2014 Changes to the Superintendent's Compendium
Point Reyes National Seashore will be including an unmanned aircraft closure to the Superintendent's Compendium. The NPS invites the public to submit written suggestions, comments, and concerns about this change. Comment deadline is August 19. More »
Giacomini Wetland Restoration Project: Summary of Construction Under Phase I and II: Restoration in Olema Marsh
summary of construction under phase I and II includes:
A portion of the berm along the Bear Valley Creek channel in Olema Marsh was removed to slightly decrease water levels within this impounded system and improve hydraulic connectivity with Lagunitas Creek.
During the early stages of planning, the project boundary was expanded to include Olema which is owned by the Park Service and Audubon Canyon Ranch. The Park Service, CSLC, and Audubon Canyon Ranch have proposed an adaptive restoration approach that involves sequential phasing of potential construction components, with more intensive construction components implemented only if the desired degree of restoration success is not achieved through initial measures.
The determination of success will be based on the degree to which natural hydrologic and ecological processes and functions have been restored, given that full or extensive restoration is constrained by a number of factors in this system. These constraints include Levee Road; Bear Valley Road; potential effects on salinity intrusion into local groundwater wells; and potential effects on salmonids in Bear Valley Creek, which flows through the marsh.
In the FEIS/EIR, the Park Service elected to delay implementation of major adaptive restoration actions in Olema Marsh such as culvert replacements to minimize the potential for major impacts to North Marin Water District (NMWD) operations that could result from restoring tidal influence and increasing tidal prism in this once fully tidal system. Based on hydrodynamic modeling, increasing tidal prism in Olema Marsh could elevate salinities in upstream portions of Lagunitas Creek that are adjacent to the NMWD Coast Guard municipal groundwater wells. Currently, NMWD performs off-tide pumping when predicted tides at Inverness exceed 5.9 to 6.0 feet MLLW to avoid intrusion of chlorides into the groundwater supply system, therefore, an increase in salinities could increase the duration of pumping or the time needed for freshwater recharge to reduce chlorides in the alluvial aquifer once high tides have passed. The Park Service stated in the environmental document that it will move ahead with minor restoration actions if hydrodynamic modeling and the results of existing monitoring suggest that these actions would have the potential for no more than a minor impact on NMWD operations. These minor restoration actions will also help in assessing what the true impact of fully restoring Olema Marsh would be on salinities in upstream portions of Lagunitas Creek, because actual changes in salinities associated with these actions will be monitored and used to determine the validity of the initial hydrodynamic modeling results.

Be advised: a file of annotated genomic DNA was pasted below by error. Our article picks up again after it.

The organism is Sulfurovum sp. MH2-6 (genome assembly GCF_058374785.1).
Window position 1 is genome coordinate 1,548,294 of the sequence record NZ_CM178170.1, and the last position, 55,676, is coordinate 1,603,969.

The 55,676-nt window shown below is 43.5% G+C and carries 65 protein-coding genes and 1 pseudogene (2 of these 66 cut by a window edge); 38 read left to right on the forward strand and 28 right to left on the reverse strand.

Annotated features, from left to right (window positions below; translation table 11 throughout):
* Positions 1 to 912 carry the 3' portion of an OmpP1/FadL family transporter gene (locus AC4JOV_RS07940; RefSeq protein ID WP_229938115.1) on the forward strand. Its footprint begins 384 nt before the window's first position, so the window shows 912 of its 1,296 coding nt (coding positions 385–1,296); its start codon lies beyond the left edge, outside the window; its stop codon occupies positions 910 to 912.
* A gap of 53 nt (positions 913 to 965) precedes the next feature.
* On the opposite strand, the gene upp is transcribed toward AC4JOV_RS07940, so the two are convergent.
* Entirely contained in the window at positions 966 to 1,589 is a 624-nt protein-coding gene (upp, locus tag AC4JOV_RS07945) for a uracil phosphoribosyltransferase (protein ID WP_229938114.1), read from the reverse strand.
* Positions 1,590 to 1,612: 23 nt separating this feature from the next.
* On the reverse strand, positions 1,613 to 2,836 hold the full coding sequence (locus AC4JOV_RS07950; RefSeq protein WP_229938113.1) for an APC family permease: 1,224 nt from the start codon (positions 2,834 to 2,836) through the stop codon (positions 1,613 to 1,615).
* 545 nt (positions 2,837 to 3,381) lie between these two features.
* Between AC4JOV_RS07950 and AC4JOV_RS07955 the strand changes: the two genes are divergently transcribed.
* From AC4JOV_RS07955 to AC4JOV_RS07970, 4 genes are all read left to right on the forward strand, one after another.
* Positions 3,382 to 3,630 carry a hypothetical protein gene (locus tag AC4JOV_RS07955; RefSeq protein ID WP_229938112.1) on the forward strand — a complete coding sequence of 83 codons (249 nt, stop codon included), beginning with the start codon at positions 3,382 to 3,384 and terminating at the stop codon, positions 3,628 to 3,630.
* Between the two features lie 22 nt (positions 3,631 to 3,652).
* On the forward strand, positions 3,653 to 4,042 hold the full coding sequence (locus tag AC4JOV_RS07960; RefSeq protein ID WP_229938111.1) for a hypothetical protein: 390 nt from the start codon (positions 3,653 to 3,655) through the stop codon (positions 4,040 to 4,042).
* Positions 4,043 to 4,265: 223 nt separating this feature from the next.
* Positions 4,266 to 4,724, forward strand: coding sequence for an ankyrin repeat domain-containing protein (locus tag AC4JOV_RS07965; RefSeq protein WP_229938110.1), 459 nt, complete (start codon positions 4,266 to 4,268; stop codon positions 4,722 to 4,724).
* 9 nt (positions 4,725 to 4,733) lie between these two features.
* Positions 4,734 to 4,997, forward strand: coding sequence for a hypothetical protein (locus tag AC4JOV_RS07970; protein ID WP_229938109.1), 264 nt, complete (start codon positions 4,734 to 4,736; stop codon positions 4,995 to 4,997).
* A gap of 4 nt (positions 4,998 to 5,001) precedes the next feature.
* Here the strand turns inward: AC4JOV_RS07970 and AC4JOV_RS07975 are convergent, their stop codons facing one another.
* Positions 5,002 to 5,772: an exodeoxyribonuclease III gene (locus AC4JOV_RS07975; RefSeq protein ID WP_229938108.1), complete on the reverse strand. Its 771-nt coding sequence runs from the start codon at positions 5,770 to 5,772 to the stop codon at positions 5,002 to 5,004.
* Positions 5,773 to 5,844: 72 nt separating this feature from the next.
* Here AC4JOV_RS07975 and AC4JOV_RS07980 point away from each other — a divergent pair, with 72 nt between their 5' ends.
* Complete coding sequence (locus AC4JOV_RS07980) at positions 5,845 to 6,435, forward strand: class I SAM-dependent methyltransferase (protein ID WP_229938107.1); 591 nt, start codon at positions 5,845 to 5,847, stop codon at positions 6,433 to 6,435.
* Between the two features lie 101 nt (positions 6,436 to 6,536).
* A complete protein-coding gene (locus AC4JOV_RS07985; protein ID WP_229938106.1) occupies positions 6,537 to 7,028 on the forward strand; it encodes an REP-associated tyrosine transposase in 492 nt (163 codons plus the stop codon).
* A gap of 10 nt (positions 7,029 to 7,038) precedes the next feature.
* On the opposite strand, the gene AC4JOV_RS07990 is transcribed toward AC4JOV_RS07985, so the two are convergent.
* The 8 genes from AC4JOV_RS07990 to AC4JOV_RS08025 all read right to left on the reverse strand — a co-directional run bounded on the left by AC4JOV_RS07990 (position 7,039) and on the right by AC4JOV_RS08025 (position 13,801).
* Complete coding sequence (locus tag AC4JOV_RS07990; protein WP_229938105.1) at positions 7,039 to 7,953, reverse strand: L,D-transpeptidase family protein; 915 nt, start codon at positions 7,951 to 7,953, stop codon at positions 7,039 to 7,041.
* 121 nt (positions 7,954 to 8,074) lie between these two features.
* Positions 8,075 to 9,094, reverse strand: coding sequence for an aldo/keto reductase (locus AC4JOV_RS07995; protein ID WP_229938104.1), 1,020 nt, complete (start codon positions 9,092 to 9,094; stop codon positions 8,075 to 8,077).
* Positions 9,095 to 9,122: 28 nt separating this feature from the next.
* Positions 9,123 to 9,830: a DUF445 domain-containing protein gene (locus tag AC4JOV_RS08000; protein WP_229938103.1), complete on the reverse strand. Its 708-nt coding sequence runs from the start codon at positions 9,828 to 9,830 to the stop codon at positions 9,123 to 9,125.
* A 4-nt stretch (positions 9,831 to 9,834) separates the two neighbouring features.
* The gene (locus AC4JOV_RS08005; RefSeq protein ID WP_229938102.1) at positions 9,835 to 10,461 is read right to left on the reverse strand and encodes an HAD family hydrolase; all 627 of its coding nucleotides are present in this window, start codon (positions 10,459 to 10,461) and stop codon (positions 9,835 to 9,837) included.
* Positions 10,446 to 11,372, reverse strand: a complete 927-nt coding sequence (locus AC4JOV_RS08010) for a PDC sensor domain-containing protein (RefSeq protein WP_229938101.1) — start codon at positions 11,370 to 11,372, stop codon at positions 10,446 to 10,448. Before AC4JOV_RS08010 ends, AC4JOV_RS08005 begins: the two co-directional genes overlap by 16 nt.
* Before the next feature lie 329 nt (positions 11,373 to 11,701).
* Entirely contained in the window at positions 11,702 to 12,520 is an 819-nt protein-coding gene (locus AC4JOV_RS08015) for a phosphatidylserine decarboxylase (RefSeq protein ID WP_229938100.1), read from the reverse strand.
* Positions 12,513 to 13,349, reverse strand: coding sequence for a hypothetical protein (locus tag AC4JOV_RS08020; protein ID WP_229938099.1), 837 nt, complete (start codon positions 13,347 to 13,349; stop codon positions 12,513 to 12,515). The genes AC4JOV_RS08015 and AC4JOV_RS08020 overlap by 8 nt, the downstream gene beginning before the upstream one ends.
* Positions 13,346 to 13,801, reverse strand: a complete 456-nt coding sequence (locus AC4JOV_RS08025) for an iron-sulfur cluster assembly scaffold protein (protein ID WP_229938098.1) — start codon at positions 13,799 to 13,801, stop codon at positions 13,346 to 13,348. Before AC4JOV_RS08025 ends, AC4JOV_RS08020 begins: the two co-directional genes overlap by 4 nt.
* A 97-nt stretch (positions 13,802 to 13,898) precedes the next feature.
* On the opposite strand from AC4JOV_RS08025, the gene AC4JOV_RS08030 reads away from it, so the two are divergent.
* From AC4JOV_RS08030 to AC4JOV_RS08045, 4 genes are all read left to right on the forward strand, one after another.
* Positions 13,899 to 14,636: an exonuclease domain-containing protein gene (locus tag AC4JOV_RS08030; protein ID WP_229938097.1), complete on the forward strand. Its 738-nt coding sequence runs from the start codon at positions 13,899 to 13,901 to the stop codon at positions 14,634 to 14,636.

In 2008, the Park Service, PRNSA, and ACR implemented Adaptive Restoration Component #1A, which involved creating a relatively small notch in an earthen berm and excavating flowpaths to improve hydraulic connectivity. As part of the minor restoration actions described above, a notch 24-feet wide by 100-feet long and 6-feet deep was excavated in the existing earthen berm that limits outflow of Bear Valley Creek from Bear Valley Marsh. This berm, which is probably a remnant of material being sidecast or dumped into the marsh in the past, appears to be reducing outflow of the creek and causing impounding of water within the marsh by funneling streamflow through a very narrow gap in the berm.
Both prior to and after the notch was excavated, salinities and water levels in Lagunitas Creek, Bear Valley Creek, and Olema Marsh have been monitored to determine changes in conditions. Results from this monitoring are still pending. If results show that salinities exceed expected levels, corrective measures will be taken to avoid these impacts during future high tide events, including filling the notch in the berm to limit further intrusion of saltwater into or out of the marsh.
Did You Know?
Deathcap mushrooms are found throughout the Point Reyes region and are the most poisonous mushrooms in the world. But they're fairly new arrivals here. They invaded the San Francisco Bay Area in the late 1930s, likely brought over on cork trees from Europe for the wine industry. More...